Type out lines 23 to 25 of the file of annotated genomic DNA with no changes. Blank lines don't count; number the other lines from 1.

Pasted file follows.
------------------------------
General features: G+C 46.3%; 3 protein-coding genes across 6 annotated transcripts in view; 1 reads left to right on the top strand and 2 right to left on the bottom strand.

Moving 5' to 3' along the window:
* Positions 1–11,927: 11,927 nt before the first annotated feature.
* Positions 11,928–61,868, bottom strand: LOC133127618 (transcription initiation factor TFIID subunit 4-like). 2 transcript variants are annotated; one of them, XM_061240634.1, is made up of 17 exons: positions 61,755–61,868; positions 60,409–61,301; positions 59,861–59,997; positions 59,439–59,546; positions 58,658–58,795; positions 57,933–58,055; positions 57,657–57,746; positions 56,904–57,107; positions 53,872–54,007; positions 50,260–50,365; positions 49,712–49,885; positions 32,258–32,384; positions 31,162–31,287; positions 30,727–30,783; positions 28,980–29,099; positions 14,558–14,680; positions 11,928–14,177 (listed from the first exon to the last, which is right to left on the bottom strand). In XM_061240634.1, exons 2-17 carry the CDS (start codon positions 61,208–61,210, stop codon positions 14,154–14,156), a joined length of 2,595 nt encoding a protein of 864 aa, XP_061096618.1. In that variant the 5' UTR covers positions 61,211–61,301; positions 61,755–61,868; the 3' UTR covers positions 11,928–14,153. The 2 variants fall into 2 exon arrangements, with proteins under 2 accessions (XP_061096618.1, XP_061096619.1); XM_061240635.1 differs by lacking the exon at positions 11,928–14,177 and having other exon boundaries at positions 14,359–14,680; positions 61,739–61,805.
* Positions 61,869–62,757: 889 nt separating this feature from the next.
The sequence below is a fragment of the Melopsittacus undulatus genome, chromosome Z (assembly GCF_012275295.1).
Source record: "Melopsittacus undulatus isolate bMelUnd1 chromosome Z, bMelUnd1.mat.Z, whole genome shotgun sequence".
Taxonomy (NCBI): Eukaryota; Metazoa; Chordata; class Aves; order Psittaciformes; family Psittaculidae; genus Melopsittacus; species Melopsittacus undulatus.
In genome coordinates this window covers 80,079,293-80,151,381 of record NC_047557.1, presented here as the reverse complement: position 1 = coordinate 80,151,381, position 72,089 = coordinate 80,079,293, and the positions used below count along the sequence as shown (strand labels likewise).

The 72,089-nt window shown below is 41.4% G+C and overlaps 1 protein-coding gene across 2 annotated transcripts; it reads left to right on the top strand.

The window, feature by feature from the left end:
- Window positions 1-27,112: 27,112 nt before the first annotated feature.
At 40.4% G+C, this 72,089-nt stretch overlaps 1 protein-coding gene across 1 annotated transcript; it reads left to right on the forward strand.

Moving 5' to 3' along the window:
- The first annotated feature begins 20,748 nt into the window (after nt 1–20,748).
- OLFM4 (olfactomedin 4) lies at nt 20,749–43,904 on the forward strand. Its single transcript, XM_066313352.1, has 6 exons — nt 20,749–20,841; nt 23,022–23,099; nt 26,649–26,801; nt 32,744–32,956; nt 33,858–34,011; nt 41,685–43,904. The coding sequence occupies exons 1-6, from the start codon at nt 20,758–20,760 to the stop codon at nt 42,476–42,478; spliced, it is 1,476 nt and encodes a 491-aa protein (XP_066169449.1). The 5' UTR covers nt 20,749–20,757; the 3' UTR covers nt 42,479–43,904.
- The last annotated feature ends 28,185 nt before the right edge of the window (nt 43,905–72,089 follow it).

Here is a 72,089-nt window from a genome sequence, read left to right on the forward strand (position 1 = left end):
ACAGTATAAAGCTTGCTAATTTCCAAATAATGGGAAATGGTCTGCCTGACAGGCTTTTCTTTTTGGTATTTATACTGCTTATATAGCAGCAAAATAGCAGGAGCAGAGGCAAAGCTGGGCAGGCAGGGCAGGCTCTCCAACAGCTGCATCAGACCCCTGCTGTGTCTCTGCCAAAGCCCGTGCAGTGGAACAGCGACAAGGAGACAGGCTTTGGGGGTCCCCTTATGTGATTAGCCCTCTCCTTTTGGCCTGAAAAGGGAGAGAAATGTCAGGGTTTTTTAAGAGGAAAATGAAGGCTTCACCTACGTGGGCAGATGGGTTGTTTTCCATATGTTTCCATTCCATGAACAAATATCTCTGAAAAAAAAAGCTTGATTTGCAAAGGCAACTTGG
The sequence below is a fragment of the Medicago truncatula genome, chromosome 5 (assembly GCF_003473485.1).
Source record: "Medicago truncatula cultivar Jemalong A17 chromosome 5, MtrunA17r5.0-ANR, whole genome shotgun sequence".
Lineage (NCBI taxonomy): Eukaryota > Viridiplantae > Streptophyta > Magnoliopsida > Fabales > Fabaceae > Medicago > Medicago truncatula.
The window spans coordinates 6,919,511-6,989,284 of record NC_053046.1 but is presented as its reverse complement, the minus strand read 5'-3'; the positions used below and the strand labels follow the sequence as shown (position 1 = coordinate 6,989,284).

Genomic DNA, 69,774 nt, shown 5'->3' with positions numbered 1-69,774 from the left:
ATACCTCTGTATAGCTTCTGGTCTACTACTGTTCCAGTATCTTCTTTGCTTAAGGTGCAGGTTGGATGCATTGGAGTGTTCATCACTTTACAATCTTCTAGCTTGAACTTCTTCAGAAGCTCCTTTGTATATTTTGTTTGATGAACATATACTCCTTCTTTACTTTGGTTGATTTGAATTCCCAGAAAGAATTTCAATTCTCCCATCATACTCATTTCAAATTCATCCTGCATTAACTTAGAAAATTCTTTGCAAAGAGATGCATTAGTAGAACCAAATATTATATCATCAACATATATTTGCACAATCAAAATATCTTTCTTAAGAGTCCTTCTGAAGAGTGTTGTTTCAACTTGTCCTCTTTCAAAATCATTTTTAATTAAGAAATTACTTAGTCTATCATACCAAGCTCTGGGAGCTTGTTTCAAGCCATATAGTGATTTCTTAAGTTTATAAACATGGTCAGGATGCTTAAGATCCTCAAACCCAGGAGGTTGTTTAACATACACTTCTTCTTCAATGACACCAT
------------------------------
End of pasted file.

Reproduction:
The window spans coordinates 6,919,511-6,989,284 of record NC_053046.1 but is presented as its reverse complement, the minus strand read 5'-3'; the positions used below and the strand labels follow the sequence as shown (position 1 = coordinate 6,989,284).

Genomic DNA, 69,774 nt, shown 5'->3' with positions numbered 1-69,774 from the left:
ATACCTCTGTATAGCTTCTGGTCTACTACTGTTCCAGTATCTTCTTTGCTTAAGGTGCAGGTTGGATGCATTGGAGTGTTCATCACTTTACAATCTTCTAGCTTGAACTTCTTCAGAAGCTCCTTTGTATATTTTGTTTGATGAACATATACTCCTTCTTTACTTTGGTTGATTTGAATTCCCAGAAAGAATTTCAATTCTCCCATCATACTCATTTCAAATTCATCCTGCATTAACTTAGAAAATTCTTTGCAAAGAGATGCATTAGTAGAACCAAATATTATATCATCAACATATATTTGCACAATCAAAATATCTTTCTTAAGAGTCCTTCTGAAGAGTGTTGTTTCAACTTGTCCTCTTTCAAAATCATTTTTAATTAAGAAATTACTTAGTCTATCATACCAAGCTCTGGGAGCTTGTTTCAAGCCATATAGTGATTTCTTAAGTTTATAAACATGGTCAGGATGCTTAAGATCCTCAAACCCAGGAGGTTGTTTAACATACACTTCTTCTTCAATGACACCAT